Eleanor Holmes Norton (born June 13, 1937) is a Delegate to Congress representing the District of Columbia. In her position she is able to serve on and vote with committees, as well as speak from the House floor. However, she is not permitted to vote on final passage of any legislation because she is not a full member of Congress.
Early life and career accomplishments
Eleanor Holmes was born in Washington, D.C. to Coleman Holmes, a civil servant, and Vela Holmes née Lynch, a schoolteacher. She attended Antioch College (B.A. 1960), Yale University (M.A. 1963) and Yale Law School (L.L.B 1964). While in college and graduate school, Norton was active in the civil rights movement and an organizer for the Student Nonviolent Coordinating Committee. By the time Norton graduated ...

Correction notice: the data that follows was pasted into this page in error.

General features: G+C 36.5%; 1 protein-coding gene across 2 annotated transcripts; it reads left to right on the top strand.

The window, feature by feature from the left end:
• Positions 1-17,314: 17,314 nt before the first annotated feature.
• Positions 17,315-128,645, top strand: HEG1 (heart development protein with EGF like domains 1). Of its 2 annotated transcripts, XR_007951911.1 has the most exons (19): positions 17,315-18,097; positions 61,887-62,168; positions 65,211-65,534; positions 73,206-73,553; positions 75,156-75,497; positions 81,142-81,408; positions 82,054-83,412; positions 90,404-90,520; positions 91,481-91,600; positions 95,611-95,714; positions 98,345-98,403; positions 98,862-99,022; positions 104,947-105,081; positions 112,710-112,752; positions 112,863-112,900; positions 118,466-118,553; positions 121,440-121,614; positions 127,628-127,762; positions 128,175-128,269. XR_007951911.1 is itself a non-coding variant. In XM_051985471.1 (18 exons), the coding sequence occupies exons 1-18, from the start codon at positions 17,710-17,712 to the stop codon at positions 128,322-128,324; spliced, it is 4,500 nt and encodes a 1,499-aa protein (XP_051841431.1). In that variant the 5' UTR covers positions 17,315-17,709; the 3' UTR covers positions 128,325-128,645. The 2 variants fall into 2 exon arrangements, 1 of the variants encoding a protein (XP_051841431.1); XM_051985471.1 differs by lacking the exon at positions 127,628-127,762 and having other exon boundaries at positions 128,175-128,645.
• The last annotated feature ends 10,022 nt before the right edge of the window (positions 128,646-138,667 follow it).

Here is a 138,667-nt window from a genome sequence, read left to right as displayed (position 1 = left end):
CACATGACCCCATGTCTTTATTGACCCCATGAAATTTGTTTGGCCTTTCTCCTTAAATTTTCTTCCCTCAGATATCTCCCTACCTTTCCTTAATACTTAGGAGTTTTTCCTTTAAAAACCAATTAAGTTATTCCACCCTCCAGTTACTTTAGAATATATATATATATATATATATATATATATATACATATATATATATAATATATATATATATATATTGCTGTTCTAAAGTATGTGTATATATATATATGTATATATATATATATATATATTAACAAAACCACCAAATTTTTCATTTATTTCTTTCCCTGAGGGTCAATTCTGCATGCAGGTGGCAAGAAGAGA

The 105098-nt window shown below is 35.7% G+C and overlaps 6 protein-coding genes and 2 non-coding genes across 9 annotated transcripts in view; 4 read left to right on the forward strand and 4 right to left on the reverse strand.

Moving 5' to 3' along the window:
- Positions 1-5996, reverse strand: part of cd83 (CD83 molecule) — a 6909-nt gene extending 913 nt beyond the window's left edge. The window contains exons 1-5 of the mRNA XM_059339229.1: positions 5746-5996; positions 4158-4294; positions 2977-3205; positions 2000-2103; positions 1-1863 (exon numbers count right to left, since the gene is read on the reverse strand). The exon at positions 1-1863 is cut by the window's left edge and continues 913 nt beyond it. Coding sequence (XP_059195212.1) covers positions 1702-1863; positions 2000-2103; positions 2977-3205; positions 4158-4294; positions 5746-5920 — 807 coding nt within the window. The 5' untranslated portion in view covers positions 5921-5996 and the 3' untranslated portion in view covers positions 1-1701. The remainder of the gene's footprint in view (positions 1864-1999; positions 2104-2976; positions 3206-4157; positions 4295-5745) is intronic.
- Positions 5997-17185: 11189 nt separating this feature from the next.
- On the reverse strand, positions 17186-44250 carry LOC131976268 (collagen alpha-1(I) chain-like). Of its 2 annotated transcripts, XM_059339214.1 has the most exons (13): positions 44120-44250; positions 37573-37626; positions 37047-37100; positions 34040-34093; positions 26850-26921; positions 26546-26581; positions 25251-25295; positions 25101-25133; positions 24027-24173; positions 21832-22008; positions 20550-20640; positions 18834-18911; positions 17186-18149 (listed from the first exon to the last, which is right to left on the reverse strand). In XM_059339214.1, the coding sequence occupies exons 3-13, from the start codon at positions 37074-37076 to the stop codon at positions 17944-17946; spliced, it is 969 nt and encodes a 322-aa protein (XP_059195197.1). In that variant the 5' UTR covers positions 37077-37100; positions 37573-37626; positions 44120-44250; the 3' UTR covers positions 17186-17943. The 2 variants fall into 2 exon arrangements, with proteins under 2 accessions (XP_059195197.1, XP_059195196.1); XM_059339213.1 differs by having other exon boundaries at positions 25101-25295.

Congresswoman Eleanor Holmes Norton (D-DC) called House Administration Committee Chairman Daniel Lungren (R-CA) yesterday evening to thank him for introducing a bill (H.R. 3106) to permit the District of Columbia and the U.S. territories to have one statue each in the U.S. Capitol. Norton, an original cosponsor of the bill, said she expects the bill to pass the House, as it did last Congress.
“I am grateful to Chairman Lungren for his consistent leadership and for introducing this bill, which is important to the recognition of our citizenship in our country,” said Norton. ...
Her colleagues have fled town for summer recess, but Del. Eleanor Holmes Norton, D-D.C., says she’s staying put and rolling up her sleeves to do something about jobs.
“I'm having a job fair next Tuesday at the Washington Convention Center, and it's going to help, because I'm going to have a hundred employers there, and all of them have to have jobs in order to come,” she told ABC News’ “Top Line.”